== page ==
It’s a bit of an understatement to say expectations for this year’s Timberwolves squad were set higher than usual. With seasoned veterans Andrei Kirilenko, Chase Budinger, and (to a lesser extent) Brandon Roy ready to fill in between the existing studs Kevin Love, Nikola Pekovic, Ricky Rubio — the cupboard wasn’t just filled, the Wolves had to buy a chest freezer for the basement and the garage and start canning.
There were early concerns over minutes: How would Alexey Shved find minutes in such a crowded veteran backcourt with Roy, Budinger, Luke Ridnour, J.J. Barea, and eventually Rubio all seemingly ahead of him on the depth chart? How would Derrick Williams get enough minutes to refine all the skills that earned him his #2 overall draft status playing behind Kirilenko and Love?
It’s also a bit of an understatement to say it turns out space hasn’t been an issue. Whereas the roller coaster of last year’s Timberwolves season ended with incapacitation, both physical and otherwise. This year, the opposite has been true.
A hand injury put Love on the shelf and Williams was awarded the starting power forward spot, where he showed he still didn’t have a clue as to how to get his shot off at the rim, in traffic or in the flow of Rick Adelman’s offense. The marked improvements of his defense and rebounding over his rookie year would have been met with more fanfare if there wasn’t already a power forward (Dante Cunningham) coming off the bench who performed the same tasks with aplomb, at a second round pick’s salary, all the while minimizing misadventures on offense.
The personality crisis of Williams would normally be just another step in a young player’s development. For a traditional #2 pick on a team willing to let him play through his mistakes, it would be a welcome challenge to spread his wings and be all he could his rookie year and then come to build on it the next. Not so, with these Wolves.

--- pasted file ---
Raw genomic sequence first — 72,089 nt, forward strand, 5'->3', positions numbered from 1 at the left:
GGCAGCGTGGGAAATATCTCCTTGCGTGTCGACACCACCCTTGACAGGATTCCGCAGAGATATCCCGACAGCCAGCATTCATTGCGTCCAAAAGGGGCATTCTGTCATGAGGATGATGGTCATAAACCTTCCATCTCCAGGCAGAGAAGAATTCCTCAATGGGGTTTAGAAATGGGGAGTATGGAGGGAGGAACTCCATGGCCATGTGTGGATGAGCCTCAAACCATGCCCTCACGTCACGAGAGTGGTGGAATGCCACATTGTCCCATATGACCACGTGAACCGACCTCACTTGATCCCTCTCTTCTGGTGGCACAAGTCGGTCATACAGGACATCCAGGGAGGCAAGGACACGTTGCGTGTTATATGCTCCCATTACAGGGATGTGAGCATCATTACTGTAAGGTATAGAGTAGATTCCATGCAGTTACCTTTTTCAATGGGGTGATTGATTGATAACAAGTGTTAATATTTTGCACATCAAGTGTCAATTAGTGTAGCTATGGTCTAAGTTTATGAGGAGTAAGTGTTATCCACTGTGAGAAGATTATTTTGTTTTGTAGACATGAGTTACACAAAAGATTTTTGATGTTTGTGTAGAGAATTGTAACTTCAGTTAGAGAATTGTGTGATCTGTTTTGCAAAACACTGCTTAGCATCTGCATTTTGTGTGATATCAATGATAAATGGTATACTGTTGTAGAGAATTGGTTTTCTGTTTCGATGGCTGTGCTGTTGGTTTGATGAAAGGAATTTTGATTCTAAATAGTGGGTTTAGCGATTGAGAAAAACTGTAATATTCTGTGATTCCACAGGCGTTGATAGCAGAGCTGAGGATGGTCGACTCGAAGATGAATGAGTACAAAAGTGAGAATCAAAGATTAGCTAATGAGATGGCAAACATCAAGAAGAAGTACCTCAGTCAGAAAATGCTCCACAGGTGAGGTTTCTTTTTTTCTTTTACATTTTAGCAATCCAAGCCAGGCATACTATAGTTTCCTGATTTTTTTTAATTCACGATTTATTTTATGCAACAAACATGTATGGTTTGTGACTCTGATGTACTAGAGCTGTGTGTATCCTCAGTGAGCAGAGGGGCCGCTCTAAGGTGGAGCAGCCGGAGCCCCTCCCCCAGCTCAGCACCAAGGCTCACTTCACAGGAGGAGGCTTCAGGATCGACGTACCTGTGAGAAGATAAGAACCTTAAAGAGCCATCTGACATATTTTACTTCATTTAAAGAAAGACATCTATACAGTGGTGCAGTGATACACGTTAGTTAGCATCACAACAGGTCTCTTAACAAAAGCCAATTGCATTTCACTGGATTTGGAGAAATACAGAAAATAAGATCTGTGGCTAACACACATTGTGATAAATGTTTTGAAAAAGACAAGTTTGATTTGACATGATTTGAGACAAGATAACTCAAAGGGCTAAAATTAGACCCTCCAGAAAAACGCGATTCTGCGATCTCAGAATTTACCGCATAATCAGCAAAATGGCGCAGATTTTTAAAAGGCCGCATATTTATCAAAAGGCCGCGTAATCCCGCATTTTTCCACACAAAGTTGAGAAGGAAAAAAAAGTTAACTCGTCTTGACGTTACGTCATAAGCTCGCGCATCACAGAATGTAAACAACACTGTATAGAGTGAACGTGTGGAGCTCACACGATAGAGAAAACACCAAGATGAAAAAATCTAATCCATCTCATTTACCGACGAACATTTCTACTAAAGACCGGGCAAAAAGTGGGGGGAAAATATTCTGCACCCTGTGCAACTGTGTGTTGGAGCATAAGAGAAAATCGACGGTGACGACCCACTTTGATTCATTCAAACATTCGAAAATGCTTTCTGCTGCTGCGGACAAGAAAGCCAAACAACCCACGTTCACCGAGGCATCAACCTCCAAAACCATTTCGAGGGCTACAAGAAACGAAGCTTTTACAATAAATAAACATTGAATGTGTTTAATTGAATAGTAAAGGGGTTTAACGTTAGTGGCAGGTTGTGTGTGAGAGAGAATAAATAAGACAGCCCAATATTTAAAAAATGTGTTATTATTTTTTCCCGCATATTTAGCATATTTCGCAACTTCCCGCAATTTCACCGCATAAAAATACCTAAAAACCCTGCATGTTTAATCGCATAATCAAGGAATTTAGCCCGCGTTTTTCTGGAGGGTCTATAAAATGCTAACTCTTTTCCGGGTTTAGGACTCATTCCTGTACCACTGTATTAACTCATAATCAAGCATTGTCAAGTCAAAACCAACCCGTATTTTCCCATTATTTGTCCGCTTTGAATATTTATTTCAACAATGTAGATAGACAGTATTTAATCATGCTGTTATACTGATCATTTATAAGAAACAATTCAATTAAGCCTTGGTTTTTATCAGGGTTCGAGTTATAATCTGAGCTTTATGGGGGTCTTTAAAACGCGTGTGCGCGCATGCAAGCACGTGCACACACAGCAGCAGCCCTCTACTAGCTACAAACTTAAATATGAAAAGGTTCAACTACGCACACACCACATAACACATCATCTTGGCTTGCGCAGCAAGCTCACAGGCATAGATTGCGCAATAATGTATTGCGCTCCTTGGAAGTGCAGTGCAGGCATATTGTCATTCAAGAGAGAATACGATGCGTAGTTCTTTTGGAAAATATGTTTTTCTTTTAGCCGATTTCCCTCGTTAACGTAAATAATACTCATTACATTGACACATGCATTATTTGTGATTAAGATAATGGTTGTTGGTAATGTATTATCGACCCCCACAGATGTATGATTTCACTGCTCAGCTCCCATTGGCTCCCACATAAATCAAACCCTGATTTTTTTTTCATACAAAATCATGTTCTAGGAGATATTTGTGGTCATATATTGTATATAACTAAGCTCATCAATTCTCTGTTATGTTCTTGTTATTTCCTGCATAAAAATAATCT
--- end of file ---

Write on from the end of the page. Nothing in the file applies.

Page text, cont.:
The ascension of Shved through the ranks to crunch time playmaker is a mantle that has been thrust upon him by necessity. Roy’s knee, Barea’s meandering, Kirilenko’s back, Love’s recovery, and Ridnour’s inability have all given way to the magnanimous Shved, who has shown the ability to spoon feed his teammates opportunities they would otherwise struggle to find. Williams, in particular, benefitted against Milwaukee with repeated catches at the wing and rim.
The biggest difference between Williams and Shved’s situations is, with playmaking at a premium, Shved’s ability to create for others makes it easier for Adelman to allow him to play through his mistakes. His skills are the least redundant on the active roster and the only person who will keep him out of the starting lineup, when he returns to it, is Rubio.
Adelman has consistently played both Cunningham and Shved with the second unit, resisting opportunities to start them en lieu of Williams and Malcolm Lee. Theories abound. A master plan to cultivate Shved as a Manu Ginobili or James Harden-style 6th man? Nurse the rookie along slowly by placing him in a less stressful situation by pairing him with a dominant ball handler, Barea, like he did Rubio last year? Regardless, Adelman has chosen to protect the continuity of his second unit. As the injured pieces of Love, Kirilenko, Rubio and Budinger return to or enter the fold, they shall remain.